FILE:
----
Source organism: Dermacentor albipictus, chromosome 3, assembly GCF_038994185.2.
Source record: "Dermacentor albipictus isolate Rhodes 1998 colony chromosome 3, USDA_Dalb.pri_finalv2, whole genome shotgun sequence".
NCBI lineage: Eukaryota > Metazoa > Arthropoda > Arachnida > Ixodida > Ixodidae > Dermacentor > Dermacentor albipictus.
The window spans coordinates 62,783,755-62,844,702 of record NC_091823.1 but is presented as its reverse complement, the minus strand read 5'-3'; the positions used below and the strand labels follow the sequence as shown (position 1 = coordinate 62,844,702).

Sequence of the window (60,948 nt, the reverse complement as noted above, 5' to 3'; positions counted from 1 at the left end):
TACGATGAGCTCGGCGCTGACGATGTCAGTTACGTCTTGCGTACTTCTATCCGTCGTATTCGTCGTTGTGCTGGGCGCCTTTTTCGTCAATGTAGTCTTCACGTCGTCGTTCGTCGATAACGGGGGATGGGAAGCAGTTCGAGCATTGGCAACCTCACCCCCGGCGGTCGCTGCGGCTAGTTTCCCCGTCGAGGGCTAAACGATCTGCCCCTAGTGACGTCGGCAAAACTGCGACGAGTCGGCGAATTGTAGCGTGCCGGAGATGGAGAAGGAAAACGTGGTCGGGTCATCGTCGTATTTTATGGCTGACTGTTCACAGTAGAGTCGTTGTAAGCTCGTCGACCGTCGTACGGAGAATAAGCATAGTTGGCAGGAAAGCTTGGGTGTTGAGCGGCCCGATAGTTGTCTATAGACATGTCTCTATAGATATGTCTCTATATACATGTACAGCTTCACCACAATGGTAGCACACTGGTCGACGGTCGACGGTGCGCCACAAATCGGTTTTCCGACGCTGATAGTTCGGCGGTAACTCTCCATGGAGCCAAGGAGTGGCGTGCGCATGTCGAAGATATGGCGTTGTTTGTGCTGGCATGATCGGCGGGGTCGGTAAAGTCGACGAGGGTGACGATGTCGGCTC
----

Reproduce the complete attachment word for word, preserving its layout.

Source organism: Dermacentor albipictus, chromosome 3, assembly GCF_038994185.2.
Source record: "Dermacentor albipictus isolate Rhodes 1998 colony chromosome 3, USDA_Dalb.pri_finalv2, whole genome shotgun sequence".
NCBI lineage: Eukaryota > Metazoa > Arthropoda > Arachnida > Ixodida > Ixodidae > Dermacentor > Dermacentor albipictus.
The window spans coordinates 62,783,755-62,844,702 of record NC_091823.1 but is presented as its reverse complement, the minus strand read 5'-3'; the positions used below and the strand labels follow the sequence as shown (position 1 = coordinate 62,844,702).

Sequence of the window (60,948 nt, the reverse complement as noted above, 5' to 3'; positions counted from 1 at the left end):
TACGATGAGCTCGGCGCTGACGATGTCAGTTACGTCTTGCGTACTTCTATCCGTCGTATTCGTCGTTGTGCTGGGCGCCTTTTTCGTCAATGTAGTCTTCACGTCGTCGTTCGTCGATAACGGGGGATGGGAAGCAGTTCGAGCATTGGCAACCTCACCCCCGGCGGTCGCTGCGGCTAGTTTCCCCGTCGAGGGCTAAACGATCTGCCCCTAGTGACGTCGGCAAAACTGCGACGAGTCGGCGAATTGTAGCGTGCCGGAGATGGAGAAGGAAAACGTGGTCGGGTCATCGTCGTATTTTATGGCTGACTGTTCACAGTAGAGTCGTTGTAAGCTCGTCGACCGTCGTACGGAGAATAAGCATAGTTGGCAGGAAAGCTTGGGTGTTGAGCGGCCCGATAGTTGTCTATAGACATGTCTCTATAGATATGTCTCTATATACATGTACAGCTTCACCACAATGGTAGCACACTGGTCGACGGTCGACGGTGCGCCACAAATCGGTTTTCCGACGCTGATAGTTCGGCGGTAACTCTCCATGGAGCCAAGGAGTGGCGTGCGCATGTCGAAGATATGGCGTTGTTTGTGCTGGCATGATCGGCGGGGTCGGTAAAGTCGACGAGGGTGACGATGTCGGCTC